I try not to spend too much time in partially abandoned warehouse complexes. That's not a smear on them; it's just one of those places I tend to avoid. I had to make an exception this past weekend, though, because that's where Night Shift's brewery and tasting room happens to be.
The location certainly lends a bit of excitement to the visit, no denying that. Is the brewery open? Does some unknown terror reside in this pile? We have no way of knowing.
If Dexter Morgan had been operating out of Boston, there's about a 50% chance he would have killed someone in this building at some point. Note the friendly yellow signs pointing you to the bathrooms. For unknown reasons, someone has written "Obama" in one of the urinals (not pictured).
Luckily, once you reach Night Shift's front door, the atmosphere lightens. The bar is right at the front door, so it doesn't take long to obtain a drink.
It's not a huge establishment, which means that you can see pretty much the whole brewery from the tasting "room" (more of an open space with tables than a defined room, really). Face one way and you're looking at a rack of barrel-aging beers; turn around, and you'll see brewery employees at work scrubbing a tank for a fresh batch. No need for a tour when you can sip a beer and watch the brewing happen around you.
They also have a rather extensive bottle collection in the back. We had a good time looking for our favorites and discussing the relative merits of various bottle labels. Night Shift has a strong one (second from left, bottom row): straightforward design, the right amount of text, and a clear logo that's easily identified from afar.
All in all, a nice space to try a few beers. And wow, do they have some beers. Most of us opened with a Seaglass, a session ale. I'm not always a fan of grains of paradise, but I thought they added a pleasantly mild citrusy effect here. Apparently, it's also brewed with Himalayan pink salt and Hawaiian lava salts (!), although I didn't notice much of an effect -- maybe just a bit of brine in the finish.
Next up for me was the Art #14, a sour wheat with pluots. This was interesting, but I found it to be too light -- it was flavorful, but so much so that it didn't really taste like beer at all, more like a Sprite with extra complexity. That isn't to say I didn't enjoy it, but I would have liked a little more heft to balance out the sour and fruity flavors.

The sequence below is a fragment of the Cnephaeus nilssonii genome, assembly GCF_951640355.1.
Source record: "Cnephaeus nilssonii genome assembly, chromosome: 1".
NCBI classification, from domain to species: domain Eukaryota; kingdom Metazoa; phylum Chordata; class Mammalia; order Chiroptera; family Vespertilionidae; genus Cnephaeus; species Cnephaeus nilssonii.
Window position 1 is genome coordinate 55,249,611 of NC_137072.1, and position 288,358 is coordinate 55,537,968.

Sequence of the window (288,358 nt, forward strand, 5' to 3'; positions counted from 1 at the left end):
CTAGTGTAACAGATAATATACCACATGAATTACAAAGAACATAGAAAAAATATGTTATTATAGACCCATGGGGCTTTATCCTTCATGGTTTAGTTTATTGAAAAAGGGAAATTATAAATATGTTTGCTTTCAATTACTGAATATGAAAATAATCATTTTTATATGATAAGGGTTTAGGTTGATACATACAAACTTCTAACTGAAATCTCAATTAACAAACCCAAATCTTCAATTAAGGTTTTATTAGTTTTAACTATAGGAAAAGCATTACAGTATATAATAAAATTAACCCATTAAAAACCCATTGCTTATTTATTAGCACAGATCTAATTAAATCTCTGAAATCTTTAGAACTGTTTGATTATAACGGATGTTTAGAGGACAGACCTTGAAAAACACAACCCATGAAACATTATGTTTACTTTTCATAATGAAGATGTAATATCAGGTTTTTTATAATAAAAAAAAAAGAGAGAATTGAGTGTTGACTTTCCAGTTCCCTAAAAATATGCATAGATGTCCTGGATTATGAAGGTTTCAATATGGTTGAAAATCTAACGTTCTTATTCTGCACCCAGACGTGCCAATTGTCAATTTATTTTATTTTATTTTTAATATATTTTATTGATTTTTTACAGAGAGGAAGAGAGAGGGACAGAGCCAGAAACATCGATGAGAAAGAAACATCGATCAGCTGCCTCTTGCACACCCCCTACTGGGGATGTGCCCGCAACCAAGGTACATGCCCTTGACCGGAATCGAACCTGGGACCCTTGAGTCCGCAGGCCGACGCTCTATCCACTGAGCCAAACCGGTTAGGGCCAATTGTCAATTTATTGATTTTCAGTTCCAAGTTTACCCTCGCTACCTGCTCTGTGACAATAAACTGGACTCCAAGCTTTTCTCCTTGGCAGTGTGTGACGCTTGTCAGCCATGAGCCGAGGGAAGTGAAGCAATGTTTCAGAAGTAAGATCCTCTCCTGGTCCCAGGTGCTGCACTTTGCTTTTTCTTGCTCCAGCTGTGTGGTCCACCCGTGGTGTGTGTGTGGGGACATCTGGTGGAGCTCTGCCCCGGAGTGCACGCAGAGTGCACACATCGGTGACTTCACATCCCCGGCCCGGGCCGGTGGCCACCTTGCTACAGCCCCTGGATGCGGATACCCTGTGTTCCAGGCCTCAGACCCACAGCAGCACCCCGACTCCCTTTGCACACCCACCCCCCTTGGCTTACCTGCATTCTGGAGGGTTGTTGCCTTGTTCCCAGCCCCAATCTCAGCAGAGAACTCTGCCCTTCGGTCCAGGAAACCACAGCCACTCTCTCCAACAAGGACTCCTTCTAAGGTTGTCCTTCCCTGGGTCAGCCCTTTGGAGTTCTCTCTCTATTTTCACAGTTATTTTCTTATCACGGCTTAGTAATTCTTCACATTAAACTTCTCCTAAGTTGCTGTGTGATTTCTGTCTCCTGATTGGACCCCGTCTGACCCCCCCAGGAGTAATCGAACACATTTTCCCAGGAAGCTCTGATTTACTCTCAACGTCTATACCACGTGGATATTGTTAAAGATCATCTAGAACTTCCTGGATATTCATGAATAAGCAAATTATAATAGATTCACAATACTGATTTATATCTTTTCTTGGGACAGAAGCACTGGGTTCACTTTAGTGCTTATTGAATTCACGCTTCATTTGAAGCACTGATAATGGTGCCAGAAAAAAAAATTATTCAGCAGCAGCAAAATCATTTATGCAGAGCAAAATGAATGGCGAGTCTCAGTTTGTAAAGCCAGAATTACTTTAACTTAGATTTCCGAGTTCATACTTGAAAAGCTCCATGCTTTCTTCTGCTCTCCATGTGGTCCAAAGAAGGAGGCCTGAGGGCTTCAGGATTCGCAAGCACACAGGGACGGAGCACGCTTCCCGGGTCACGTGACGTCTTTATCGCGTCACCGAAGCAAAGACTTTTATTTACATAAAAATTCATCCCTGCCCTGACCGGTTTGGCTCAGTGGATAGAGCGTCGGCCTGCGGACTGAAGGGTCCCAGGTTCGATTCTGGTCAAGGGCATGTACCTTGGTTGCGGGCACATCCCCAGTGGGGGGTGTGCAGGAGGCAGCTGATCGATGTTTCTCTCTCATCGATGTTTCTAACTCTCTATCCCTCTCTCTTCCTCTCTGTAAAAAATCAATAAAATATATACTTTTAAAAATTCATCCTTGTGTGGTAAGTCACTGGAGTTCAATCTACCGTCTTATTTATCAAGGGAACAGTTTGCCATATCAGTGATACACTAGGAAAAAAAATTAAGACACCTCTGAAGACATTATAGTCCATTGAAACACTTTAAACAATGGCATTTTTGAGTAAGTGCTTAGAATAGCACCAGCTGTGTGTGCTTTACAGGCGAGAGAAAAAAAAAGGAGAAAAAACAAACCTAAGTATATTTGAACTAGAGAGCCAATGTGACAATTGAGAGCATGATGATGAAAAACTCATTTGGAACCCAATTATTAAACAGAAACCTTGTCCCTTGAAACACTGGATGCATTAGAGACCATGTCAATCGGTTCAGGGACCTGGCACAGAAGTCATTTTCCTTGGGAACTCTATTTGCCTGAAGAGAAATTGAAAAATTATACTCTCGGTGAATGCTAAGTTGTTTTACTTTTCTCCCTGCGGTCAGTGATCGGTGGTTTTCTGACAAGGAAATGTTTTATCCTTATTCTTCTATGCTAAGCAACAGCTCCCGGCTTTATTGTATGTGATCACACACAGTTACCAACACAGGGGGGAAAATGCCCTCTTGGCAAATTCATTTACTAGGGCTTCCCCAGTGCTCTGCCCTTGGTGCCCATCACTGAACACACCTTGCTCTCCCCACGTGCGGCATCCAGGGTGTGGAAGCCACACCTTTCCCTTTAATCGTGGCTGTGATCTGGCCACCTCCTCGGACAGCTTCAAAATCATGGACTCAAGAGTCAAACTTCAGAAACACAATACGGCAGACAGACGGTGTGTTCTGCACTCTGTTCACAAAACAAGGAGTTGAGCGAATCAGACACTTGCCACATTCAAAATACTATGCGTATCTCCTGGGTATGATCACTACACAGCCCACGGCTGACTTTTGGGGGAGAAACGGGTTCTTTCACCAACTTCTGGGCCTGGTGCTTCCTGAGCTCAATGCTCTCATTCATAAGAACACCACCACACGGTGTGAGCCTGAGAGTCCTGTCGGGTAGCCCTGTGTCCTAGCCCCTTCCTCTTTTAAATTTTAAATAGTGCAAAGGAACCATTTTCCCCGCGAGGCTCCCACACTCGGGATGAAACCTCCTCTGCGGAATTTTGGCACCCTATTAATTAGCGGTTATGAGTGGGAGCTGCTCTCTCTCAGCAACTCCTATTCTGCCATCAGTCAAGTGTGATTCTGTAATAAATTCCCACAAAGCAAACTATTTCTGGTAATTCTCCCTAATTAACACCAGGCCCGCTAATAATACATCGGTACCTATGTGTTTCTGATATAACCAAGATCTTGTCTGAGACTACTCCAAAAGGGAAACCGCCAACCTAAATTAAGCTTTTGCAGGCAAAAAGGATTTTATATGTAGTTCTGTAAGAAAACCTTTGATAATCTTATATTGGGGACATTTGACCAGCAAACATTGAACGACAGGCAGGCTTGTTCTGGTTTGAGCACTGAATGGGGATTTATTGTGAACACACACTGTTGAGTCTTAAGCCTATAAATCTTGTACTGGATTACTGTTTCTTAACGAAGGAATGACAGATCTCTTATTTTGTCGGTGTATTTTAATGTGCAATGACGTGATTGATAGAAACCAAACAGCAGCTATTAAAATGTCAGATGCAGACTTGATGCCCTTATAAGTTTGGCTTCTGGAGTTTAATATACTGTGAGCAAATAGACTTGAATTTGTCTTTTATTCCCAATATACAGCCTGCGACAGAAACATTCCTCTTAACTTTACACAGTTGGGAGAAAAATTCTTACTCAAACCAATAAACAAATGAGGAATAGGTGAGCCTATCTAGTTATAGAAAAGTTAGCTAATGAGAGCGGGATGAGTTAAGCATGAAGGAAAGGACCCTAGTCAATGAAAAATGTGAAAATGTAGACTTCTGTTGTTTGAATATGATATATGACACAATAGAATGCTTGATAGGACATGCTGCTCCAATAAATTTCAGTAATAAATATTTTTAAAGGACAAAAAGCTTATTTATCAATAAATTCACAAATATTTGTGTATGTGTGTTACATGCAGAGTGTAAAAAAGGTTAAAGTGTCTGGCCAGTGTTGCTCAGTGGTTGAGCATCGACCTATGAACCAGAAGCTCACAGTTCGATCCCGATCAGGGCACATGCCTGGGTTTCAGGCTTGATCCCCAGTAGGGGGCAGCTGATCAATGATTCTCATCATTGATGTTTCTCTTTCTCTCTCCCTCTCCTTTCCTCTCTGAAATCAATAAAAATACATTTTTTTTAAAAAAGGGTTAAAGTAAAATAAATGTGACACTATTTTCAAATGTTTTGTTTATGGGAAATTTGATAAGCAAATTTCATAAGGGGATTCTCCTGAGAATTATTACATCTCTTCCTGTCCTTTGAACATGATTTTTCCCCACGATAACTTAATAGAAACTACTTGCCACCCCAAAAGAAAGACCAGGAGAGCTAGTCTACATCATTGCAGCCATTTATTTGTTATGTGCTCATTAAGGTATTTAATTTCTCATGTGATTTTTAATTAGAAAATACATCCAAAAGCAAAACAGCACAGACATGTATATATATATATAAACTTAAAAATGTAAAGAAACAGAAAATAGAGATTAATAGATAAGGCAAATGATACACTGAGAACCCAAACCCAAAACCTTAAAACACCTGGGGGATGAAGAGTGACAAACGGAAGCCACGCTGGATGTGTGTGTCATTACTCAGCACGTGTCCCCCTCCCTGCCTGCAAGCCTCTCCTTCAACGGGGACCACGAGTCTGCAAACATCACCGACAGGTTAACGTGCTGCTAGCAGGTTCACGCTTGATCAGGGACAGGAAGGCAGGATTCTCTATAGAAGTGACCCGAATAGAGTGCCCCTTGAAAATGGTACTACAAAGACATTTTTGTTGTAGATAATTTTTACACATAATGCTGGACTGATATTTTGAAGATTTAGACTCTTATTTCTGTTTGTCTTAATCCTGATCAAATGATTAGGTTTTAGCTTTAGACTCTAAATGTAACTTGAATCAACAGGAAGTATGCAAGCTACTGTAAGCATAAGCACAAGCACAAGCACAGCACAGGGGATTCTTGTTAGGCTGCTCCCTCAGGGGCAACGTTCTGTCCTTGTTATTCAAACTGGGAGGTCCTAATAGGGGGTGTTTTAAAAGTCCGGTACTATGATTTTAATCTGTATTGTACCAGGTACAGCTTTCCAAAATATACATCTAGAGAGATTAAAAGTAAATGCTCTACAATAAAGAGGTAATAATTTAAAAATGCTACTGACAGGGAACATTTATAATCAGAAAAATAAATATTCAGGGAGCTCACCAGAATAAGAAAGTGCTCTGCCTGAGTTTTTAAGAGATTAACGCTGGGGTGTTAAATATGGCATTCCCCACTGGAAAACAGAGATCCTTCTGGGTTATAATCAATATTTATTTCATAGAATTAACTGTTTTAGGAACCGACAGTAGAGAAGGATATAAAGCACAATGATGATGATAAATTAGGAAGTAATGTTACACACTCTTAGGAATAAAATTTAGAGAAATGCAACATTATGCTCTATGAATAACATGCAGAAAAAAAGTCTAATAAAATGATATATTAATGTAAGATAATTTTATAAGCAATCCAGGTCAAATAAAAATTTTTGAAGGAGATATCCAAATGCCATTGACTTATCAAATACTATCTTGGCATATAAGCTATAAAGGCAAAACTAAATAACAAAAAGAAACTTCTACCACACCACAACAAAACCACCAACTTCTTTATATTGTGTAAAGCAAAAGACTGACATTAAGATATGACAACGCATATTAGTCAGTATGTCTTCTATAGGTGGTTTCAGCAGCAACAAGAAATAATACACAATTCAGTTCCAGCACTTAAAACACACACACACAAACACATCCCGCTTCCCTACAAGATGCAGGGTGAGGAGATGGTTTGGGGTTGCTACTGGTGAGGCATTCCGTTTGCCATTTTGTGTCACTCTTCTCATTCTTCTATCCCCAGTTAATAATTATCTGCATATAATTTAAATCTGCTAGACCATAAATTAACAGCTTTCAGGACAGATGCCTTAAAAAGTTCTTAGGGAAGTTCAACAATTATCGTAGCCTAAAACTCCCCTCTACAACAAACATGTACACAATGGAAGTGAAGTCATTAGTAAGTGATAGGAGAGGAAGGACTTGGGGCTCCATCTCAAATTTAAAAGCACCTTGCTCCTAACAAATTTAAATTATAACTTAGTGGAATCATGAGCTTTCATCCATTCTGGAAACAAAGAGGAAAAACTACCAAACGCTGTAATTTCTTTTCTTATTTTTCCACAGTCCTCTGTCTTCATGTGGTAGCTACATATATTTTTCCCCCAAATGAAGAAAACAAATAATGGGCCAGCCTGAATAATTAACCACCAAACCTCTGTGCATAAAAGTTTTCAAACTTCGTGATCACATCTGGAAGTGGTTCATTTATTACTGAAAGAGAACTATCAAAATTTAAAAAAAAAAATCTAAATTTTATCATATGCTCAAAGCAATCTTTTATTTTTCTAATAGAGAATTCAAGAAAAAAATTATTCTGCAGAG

They also had a beer with habaneros called Viva Habanera, which I tried third. I didn't especially want to (spicy beers = not really my thing), but: I felt like avoiding it was a cop-out, and we were drinking four ounce tasters. I can do four ounces, right?
It actually was quite good, but the spice sneaks up on you -- I barely noticed it at first, but it proceeded to burn all the way down. As one of my compatriots noted, "it really comes in the back of your throat." Factually accurate, though I'd have put it differently. The last ounce of this was a struggle -- I had to psych myself up, stare the beer down, and make a very odd face afterwards.
After this, I went with a Chinooknation, a double IPA with 100% Chinook hops. It's not a hop varietal that I generally target, but after trying this, I think maybe it should be. I was of the belief that Chinook was primarily a bittering hop, but when used as a late/dry-hop addition, it adds a rich, earthy quality to the beer. You wouldn't mistake this beer for a West Coast style IPA, but it's a strong offering nonetheless. If I understand correctly, this is part of a series of single-hop double IPAs -- I was disappointed that I didn't have a chance to try the Citra edition.
The last beer I sampled was the Art #15. This provided a good contrast to the #14 I'd tried earlier -- it's a heavier citrusy saison aged in Chardonnay barrels. It's almost a beer version of white sangria, very winey and citrusy, but with a little more backbone. I really enjoyed this one, although it's not a beer I'd have an easy time making it through a growler of. Quite tasty, though, and a good sample to finish on.
If you have the chance to make it out to Night Shift, I'd recommend it -- even the beers that I didn't love were unique, which is always a draw for me. Do be careful on the approach. Maybe bring a GPS. Or at least a flare gun.
You can find Alex on Twitter @AlexanderFossi.
Photos courtesy of Simon Vickery and Kayla Hoskinson.